With protesting farmers putting on the pressure, EU lowers limits on Ukrainian agricultural imports

The lower limits will allow EU farmers some breathing room when it comes to agricultural imports from Ukraine, but they’re still far higher than before the war

editor: Grzegorz Adamczyk
author: forsal.pl

The EU has decided to use the period from June 2022 to June 2023 — rather than all of 2023, as had been planned — to work out the baseline limits for Ukrainian agricultural products. The new baseline will offer a slight measure of relief for European farmers from cheaper Ukrainian imports.

The European Commission has been mulling the new regulations with regard to the trade agreement between the EU and Ukraine, a matter of great importance to Polish farmers who have been affected by the inflow of Ukrainian agricultural produce onto the Polish and EU markets.

After the outbreak of war in Ukraine, the EU decided to open up its markets to Ukrainian products, leading to a large influx of grain, meat, sugar, milk and soft fruit, which undercut prices in Polish and other markets. Polish, Romanian, Lithuanian, French and German farmers are up in arms over these cheap imports and have been protesting by blocking roads all over the EU.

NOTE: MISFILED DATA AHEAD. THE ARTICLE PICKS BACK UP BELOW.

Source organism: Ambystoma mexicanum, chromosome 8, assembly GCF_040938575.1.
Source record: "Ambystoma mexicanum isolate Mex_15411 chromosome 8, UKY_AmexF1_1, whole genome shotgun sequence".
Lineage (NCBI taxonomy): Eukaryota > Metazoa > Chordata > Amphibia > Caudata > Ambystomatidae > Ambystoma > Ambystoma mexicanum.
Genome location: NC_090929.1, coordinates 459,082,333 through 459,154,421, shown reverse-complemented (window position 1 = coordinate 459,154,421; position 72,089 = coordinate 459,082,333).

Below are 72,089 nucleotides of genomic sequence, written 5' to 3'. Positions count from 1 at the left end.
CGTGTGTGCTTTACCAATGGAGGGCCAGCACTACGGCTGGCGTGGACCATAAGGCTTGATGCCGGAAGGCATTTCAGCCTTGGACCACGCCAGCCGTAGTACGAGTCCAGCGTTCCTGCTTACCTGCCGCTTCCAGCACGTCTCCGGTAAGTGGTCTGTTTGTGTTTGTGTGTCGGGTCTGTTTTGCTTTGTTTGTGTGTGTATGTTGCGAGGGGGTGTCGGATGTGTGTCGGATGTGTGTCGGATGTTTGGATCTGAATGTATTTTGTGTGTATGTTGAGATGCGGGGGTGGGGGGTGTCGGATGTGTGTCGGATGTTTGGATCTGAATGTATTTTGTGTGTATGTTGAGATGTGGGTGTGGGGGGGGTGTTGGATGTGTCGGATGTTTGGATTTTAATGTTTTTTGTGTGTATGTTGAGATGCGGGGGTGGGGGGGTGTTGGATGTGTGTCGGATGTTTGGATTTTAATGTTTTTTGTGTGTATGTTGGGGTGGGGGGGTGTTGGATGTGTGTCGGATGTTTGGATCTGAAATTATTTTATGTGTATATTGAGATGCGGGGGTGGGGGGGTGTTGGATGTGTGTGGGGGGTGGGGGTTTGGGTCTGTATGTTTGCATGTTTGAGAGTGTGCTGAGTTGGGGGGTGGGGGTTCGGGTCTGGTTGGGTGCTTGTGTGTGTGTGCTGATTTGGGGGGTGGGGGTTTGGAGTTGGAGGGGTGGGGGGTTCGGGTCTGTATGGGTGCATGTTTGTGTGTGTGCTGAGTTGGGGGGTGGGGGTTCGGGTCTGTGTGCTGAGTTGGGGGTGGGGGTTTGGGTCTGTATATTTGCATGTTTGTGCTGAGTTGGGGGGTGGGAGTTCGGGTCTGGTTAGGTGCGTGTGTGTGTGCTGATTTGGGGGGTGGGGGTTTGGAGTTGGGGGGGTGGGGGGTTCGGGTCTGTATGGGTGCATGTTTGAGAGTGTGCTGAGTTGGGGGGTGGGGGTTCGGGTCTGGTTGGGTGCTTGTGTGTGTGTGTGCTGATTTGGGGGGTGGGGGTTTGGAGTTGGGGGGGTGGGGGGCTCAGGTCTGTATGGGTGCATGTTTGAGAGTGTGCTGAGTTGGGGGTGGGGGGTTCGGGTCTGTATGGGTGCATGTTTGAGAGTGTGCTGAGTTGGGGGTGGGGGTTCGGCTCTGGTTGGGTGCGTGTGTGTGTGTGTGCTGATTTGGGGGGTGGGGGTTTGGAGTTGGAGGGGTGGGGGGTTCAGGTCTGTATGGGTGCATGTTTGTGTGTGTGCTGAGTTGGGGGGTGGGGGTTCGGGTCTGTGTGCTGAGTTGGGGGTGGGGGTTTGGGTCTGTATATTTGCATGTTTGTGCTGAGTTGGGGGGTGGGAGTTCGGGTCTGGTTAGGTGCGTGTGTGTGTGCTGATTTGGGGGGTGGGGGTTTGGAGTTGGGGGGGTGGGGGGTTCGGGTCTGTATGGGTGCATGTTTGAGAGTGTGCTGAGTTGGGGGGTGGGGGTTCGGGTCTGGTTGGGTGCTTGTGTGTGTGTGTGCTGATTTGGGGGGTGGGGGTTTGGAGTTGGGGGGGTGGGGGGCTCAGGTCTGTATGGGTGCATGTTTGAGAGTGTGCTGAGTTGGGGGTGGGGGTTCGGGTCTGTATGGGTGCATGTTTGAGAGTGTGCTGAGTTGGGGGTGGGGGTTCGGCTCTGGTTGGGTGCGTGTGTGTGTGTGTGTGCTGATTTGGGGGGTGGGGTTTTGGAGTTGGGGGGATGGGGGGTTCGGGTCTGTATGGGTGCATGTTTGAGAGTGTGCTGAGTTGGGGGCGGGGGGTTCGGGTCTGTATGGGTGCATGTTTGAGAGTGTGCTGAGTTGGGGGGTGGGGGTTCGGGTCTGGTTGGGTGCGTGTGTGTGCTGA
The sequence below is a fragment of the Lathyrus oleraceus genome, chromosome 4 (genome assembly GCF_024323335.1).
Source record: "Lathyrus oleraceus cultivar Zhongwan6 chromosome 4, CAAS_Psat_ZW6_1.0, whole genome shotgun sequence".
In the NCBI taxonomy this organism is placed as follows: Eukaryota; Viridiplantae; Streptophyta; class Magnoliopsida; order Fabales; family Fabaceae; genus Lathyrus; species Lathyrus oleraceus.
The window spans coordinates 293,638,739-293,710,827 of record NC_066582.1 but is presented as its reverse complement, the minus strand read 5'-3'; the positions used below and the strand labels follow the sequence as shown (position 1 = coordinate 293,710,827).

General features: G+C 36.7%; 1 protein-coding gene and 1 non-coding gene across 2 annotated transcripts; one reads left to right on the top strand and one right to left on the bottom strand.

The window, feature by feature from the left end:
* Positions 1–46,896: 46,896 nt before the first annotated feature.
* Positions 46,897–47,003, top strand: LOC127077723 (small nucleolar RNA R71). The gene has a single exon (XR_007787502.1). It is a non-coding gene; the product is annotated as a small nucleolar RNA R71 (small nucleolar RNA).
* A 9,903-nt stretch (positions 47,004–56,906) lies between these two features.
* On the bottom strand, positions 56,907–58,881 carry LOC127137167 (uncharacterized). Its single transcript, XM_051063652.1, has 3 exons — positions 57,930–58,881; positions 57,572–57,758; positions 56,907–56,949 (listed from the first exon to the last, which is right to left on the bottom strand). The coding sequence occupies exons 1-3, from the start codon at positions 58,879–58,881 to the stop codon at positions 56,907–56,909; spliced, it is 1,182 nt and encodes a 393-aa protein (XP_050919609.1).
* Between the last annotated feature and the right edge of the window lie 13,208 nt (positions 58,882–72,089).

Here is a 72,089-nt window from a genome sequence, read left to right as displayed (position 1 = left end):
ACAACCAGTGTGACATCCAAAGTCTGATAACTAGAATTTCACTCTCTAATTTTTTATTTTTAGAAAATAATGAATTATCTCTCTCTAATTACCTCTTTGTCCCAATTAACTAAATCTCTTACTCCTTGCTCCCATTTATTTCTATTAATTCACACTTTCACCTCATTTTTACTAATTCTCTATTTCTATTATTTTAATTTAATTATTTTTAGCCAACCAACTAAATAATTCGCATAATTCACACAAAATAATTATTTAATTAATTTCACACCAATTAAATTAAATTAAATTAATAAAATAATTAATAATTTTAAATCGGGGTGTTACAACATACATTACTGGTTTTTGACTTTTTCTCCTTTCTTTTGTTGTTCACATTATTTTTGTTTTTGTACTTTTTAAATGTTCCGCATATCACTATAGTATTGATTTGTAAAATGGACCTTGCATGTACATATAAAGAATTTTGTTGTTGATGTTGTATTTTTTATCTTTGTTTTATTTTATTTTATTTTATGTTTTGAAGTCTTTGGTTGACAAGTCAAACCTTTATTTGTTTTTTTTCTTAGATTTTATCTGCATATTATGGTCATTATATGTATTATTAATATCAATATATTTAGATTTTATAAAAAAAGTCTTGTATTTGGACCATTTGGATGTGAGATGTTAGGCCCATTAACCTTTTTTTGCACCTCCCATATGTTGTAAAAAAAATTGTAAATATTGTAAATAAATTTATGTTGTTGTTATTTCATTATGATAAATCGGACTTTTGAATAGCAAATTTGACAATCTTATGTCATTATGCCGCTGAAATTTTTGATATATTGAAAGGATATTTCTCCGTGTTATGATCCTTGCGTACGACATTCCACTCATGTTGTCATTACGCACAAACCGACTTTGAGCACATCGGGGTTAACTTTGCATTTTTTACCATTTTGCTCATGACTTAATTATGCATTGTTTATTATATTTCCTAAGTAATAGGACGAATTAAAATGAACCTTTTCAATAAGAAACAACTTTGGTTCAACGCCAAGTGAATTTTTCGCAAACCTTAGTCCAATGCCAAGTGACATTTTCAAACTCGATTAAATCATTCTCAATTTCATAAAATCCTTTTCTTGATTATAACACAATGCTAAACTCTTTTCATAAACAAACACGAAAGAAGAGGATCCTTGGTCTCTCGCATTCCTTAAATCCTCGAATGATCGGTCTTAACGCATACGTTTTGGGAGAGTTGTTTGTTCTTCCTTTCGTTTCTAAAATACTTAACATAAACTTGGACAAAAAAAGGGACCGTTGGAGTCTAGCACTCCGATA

This served as the backdrop to the deliberations on the shape of the trade agreement with Ukraine. The head of the European Commission, Ursula von der Leyen, wanted the limits to be generous and based on 2023 when Ukrainian produce flowed into the EU, but a compromise has been worked out by which only half of that year will be included in the baseline reference for setting fresh limits. 

Farmers were strongly opposed to using the entire year of 2023 as a baseline reference figure, as was the European commissioner for agriculture, Janusz Wojciechowski. Polish Agriculture Minister Czesław Siekierski also lobbied for stiffer limits. 

According to reports in the Dziennika Gazeta Prawna paper, Ursula von der Leyen has reluctantly bowed to pressure coming from farmers and her own officials and has agreed to lower the amount Ukraine will be able to export, as the new reference baseline period chosen — June 2022 to June 2023 — is less favorable for Ukraine. 

Although the limits for eggs, poultry, meat and sugar are all lower, they will still be considerably more generous than they were before the war when Ukraine was only allowed to sell 6,000 tons of eggs (now 29,600 tons) 20,000 tons of sugar (now 396,000) and 90,000 tons of poultry meat (now 165,000). 

The final announcement on the limits, which will be obligatory from June, is expected midweek. 

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